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Ground black pepper, to taste

½ to 1 cup shredded white cheddar, Gruyere or mozzarella cheese

3 tablespoons toasted pumpkin seeds (optional)

Roasted chicken (optional)

Heat the oven to 400 degrees. Remove the outer layer of papery skin from the heads of garlic. Slice off ¼-inch from the narrow end of each. Place each head of garlic, cut side up, on a square of heavy-duty foil. Drizzle each with olive oil, then sprinkle with salt. Wrap the foil loosely up and over the garlic heads, then roast for 1 hour, or until golden-brown and soft. Remove and let cool.

Meanwhile, prick the sweet potatoes with a fork, then rub them with oil. Add them to the oven and bake for 50 to 60 minutes, or until tender.

Once the garlic has cooled enough to handle, remove the cloves from their skins. The most efficient way to do this is to squeeze the whole head from the bottom. In a small food processor, combine the garlic, butter, sage and a pinch of salt, then pulse until chopped and combined. Set aside.

About 15 minutes before the potatoes have finished, in a medium saute pan on medium-high, heat 1 tablespoon of olive oil. Add the shallot and saute until soft, about four minutes. Add the kale, and saute for a few minutes, stirring constantly, until tender. Set aside.

When the potatoes have finished baking, remove them from the oven and let them cool until easy to touch. Leave the oven on. Cut the potatoes lengthwise down the middle and scoop out about half of the flesh from each, making sure to keep a thick layer of sweet potato within the skin so that it can stand on its own.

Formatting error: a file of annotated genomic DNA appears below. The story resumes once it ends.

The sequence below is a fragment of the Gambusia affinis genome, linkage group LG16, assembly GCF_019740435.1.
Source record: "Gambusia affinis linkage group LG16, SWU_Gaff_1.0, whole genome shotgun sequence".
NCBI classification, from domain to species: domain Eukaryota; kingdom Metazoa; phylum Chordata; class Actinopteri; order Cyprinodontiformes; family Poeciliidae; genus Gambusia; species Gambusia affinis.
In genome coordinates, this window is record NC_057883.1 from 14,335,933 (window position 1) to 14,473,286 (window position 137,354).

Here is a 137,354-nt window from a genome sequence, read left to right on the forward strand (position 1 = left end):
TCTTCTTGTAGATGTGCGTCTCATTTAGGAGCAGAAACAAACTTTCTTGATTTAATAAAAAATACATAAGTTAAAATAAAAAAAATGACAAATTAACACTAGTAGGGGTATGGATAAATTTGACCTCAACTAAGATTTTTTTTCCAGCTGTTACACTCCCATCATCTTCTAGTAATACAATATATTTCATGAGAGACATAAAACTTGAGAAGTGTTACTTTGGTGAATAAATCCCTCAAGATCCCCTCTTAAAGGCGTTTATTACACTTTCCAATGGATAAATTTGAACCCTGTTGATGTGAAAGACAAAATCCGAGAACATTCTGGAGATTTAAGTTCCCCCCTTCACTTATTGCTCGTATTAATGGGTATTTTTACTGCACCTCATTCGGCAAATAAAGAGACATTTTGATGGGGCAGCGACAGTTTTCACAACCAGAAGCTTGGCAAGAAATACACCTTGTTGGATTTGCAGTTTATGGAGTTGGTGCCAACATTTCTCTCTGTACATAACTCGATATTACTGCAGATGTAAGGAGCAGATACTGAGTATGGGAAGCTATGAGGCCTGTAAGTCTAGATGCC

In a bowl, mash the sweet potato, the roasted garlic mixture and the fontina cheese. Season with salt and pepper. Divide the filling between each potato, spooning it into the shell of each. Top with your choice of shredded cheese and the hot sauteed kale.

Arrange the potatoes on a baking sheet and return to the oven until hot, about 15 minutes. They also can be microwaved for 2 minutes. Serve hot, garnished with pumpkin seeds and chicken, if desired.

Kidding aside, sweet potatoes are just as good if not better than traditional baking potatoes in savory applications. My favorite one-bowl meal in winter is a loaded baked potato. And I often make it with sweet potatoes.

Around 5 p.m., I throw the potatoes in a 350-degree oven. I find that a lower oven temperature keeps the skin from falling apart, allowing you to split the potato in half and load it up. However, it does take twice as long for the potatoes to cook.

This year, I have been topping my potato with sauteed kale, which not only looks stunning — all that orange and green — but also is a perfect complement to the sweet “meaty” potato.

But that’s not all. I also roast garlic and make it into a paste to flavor the potato, folding in just a touch of butter and a pinch of sage. I scoop out half of the potato, mix it all together, add half the cheese and put it back into the shells like you would a twice-baked potato. At this point, the recipe can be made in advance and reheated another day.

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